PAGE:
ENDOSCOPY is the use of instrumentation for direct visual inspection of a hollow organ or cavity.
ENDOTRACHEAL refers to within the trachea. An Endotracheal tube is an airway catheter which is inserted into the trachea when a patient requires ventilatory support. It also allows for the removal of secretions by suction.
ENTERAL refer to within the gastrointestinal tract. Enteral diets or enteral feeding diets taken by mouth or through as nasogastric tube.
EPIDURAL CATHETER is a catheter inserted in the lower back often used for the injection of a local analgesic in order to block the spinal nerves during labor or chronic back pains.
PERENTERAL refers to apart from the alimentary canal. Applied to the introduction into the body of drugs or fluids by routes other than the mouth or rectum, for instance intravenously or subcutaneously.
PLASMAPHERESIS is a method of removing a portion of the plasma from circulation. Venesection is performed, the blood is allowed to settle, the plasma is removed, and the red blood cells are returned to the circulation. Used in the treatment of those diseases caused by antibodies circulating in the patient’s plasma.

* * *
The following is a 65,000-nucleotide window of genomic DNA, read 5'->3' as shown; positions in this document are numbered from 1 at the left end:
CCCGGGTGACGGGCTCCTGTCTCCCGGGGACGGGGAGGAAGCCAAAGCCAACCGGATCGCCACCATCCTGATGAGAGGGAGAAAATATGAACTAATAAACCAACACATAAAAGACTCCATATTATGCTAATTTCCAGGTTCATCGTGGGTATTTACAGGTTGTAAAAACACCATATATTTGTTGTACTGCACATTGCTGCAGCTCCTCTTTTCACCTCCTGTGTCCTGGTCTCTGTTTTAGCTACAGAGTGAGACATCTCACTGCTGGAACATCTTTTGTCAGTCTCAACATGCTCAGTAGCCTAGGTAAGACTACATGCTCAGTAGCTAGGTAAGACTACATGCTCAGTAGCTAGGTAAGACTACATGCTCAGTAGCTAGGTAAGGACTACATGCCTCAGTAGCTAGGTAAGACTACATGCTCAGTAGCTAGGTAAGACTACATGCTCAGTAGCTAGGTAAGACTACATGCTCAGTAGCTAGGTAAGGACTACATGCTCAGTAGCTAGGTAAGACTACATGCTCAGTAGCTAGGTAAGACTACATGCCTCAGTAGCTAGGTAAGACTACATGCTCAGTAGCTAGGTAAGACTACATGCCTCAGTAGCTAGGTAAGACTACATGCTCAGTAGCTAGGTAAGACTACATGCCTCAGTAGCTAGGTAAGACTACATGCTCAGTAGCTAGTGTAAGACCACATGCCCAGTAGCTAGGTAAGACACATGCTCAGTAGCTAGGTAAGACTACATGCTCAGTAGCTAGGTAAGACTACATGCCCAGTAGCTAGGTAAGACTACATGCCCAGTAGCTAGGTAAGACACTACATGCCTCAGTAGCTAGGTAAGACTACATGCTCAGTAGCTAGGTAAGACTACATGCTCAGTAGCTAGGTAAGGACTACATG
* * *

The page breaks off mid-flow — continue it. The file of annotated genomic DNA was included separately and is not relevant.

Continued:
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CONCENTRICITY is a measure of the degree to which the circles forming the inner and outer diameters of the tube are evenly spaced. Variations in concentricity are to be minimized as non-concentric diameters correlate to uneven wall sizes which can lead to tube imbalance and weakening.
CO-POLYMER is a material composed by combining two different monomers joined in the same polymer chain.
DENIER is a unit of measure for the linear mass density of fibers, specifically the number of unit weights of 0.05 grams per 450-meter length. Lower numbers indicate finer sizes while higher numbers indicate coarser sizes.
DIELECTRIC STRENGTH is a measure of the voltage required to puncture a material, expressed in volts per millimeter of thickness. A high dielectric strength correlates to good electrical insulation ability.
FIBER is a thread or filament of a suture material. A fiber is defined by having a length at least 100 times its width or diameter.
FLEXIBILITY is an indication of the bending stiffness of the material. The Flexural Modulus is a coefficient of elasticity, which represents the ratio of stress to strain as a material is deformed under dynamic load.
INHERENT VISCOSITY OR INTRINSIC VISCOSTIY (IV) is a viscometric method for measuring molecular size involving the ratio of the specific viscosity of a solution of a known concentration compared to the concentration of a solute at zero concentration.